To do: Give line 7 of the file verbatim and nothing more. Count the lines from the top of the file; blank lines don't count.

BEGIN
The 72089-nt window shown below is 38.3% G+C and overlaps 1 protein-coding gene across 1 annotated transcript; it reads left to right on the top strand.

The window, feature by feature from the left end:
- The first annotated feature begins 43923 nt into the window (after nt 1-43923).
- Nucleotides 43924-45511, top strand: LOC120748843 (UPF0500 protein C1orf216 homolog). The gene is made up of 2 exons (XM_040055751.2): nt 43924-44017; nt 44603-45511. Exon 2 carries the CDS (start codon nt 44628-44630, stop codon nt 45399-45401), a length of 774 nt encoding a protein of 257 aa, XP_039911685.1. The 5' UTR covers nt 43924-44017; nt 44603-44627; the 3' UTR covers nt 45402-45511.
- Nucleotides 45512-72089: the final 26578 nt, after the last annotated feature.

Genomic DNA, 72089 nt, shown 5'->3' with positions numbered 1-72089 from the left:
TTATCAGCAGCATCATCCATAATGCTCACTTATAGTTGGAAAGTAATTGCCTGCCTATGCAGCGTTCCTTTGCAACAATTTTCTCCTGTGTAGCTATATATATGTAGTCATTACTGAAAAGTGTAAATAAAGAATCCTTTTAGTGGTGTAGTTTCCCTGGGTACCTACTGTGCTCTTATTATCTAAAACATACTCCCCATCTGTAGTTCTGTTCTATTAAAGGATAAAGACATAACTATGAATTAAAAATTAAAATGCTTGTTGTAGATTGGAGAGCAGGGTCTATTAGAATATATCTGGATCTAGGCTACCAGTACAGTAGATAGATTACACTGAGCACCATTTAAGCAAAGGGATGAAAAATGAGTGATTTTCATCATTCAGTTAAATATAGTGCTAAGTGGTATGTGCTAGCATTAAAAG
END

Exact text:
TTATCAGCAGCATCATCCATAATGCTCACTTATAGTTGGAAAGTAATTGCCTGCCTATGCAGCGTTCCTTTGCAACAATTTTCTCCTGTGTAGCTATATATATGTAGTCATTACTGAAAAGTGTAAATAAAGAATCCTTTTAGTGGTGTAGTTTCCCTGGGTACCTACTGTGCTCTTATTATCTAAAACATACTCCCCATCTGTAGTTCTGTTCTATTAAAGGATAAAGACATAACTATGAATTAAAAATTAAAATGCTTGTTGTAGATTGGAGAGCAGGGTCTATTAGAATATATCTGGATCTAGGCTACCAGTACAGTAGATAGATTACACTGAGCACCATTTAAGCAAAGGGATGAAAAATGAGTGATTTTCATCATTCAGTTAAATATAGTGCTAAGTGGTATGTGCTAGCATTAAAAG